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Excerpt from James Childs Hitchcock's Civil War Military Journal
(c) Pocumtuck Valley Memorial Association, Deerfield MA. All rights reserved.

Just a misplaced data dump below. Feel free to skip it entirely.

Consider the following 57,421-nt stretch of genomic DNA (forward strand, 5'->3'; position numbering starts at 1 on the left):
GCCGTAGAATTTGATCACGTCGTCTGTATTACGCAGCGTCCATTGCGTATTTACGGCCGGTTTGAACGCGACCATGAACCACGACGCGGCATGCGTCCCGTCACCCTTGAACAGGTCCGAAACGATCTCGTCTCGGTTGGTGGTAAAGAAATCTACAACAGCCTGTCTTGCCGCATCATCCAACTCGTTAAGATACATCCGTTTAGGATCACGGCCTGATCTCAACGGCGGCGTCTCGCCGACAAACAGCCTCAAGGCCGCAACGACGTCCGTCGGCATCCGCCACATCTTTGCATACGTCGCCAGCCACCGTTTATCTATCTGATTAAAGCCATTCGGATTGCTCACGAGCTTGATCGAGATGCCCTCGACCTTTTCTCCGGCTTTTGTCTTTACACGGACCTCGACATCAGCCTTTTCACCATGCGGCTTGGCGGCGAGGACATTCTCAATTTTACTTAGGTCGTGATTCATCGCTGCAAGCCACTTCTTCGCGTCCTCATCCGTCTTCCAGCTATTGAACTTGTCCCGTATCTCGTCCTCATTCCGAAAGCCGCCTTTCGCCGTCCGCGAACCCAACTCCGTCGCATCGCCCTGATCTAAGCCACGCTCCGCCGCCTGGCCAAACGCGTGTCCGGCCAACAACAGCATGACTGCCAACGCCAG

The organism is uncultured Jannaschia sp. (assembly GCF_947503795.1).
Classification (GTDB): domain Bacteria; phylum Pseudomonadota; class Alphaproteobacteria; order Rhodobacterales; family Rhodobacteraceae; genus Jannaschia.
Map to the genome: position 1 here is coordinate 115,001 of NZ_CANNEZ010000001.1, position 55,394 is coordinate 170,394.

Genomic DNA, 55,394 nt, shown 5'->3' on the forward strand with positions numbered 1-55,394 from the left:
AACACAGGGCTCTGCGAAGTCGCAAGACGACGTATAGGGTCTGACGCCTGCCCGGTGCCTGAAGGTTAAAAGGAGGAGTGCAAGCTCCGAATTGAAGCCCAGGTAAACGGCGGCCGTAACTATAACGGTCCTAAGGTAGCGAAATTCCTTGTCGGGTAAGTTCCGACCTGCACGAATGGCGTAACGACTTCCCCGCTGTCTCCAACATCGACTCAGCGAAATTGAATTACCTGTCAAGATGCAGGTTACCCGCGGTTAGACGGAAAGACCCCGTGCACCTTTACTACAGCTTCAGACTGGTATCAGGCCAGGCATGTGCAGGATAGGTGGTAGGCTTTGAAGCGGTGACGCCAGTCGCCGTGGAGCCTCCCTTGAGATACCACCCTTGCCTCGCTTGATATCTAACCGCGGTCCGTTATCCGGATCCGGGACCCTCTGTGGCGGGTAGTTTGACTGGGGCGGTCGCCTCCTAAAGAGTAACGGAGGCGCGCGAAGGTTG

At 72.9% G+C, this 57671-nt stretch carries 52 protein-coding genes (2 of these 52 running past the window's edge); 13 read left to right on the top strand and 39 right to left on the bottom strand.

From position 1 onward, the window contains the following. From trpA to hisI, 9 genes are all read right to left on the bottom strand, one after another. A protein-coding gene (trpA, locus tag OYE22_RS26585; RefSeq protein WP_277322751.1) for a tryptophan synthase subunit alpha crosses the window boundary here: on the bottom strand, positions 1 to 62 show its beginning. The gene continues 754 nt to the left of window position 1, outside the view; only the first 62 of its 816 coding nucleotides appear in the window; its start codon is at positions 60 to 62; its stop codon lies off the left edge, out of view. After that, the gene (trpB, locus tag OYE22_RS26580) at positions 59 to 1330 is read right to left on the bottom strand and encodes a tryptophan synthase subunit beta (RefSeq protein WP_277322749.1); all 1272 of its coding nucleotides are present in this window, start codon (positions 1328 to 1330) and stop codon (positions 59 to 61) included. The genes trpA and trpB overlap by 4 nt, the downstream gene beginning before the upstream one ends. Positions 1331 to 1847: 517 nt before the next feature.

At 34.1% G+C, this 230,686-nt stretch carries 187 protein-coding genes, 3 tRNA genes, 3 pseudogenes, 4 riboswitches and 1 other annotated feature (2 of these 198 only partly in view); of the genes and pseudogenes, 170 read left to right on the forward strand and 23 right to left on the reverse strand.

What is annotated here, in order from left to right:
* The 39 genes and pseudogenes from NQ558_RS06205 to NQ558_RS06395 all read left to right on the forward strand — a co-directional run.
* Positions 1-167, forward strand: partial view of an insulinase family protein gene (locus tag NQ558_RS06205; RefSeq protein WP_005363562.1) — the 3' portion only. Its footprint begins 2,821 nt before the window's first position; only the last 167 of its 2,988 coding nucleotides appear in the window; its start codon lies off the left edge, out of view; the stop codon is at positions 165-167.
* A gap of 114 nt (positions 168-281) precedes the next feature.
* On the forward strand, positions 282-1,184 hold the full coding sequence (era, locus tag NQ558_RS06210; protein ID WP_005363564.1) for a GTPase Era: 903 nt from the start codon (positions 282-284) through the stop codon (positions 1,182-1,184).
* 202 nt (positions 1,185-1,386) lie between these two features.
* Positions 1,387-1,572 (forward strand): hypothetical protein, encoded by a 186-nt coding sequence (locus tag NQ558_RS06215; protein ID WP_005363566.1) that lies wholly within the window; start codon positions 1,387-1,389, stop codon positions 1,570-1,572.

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On May 16, 1864, Confederate troops attacked Union positions at Drewry's Bluff, Virginia. During the battle some 400 Union soldiers, including a general, were captured. James Childs Hitchcock (1841-1864), serving in the 27th Mass. Regiment, also became a prisoner of war. His journal entry written on the day of the battle records his shock at finding himself in Libby Prison in Richmond. A few months later Hitchcock was transferred to Andersonville Prison in Georgia where he died from unknown causes on September 18, 1864. Andersonville Prison was the most gruesome of American detention camps. When news of its condition leaked out to the media after its capture by the Union Army, the revulsion toward the Confederates intensified the thirst for revenge among many Northerners.
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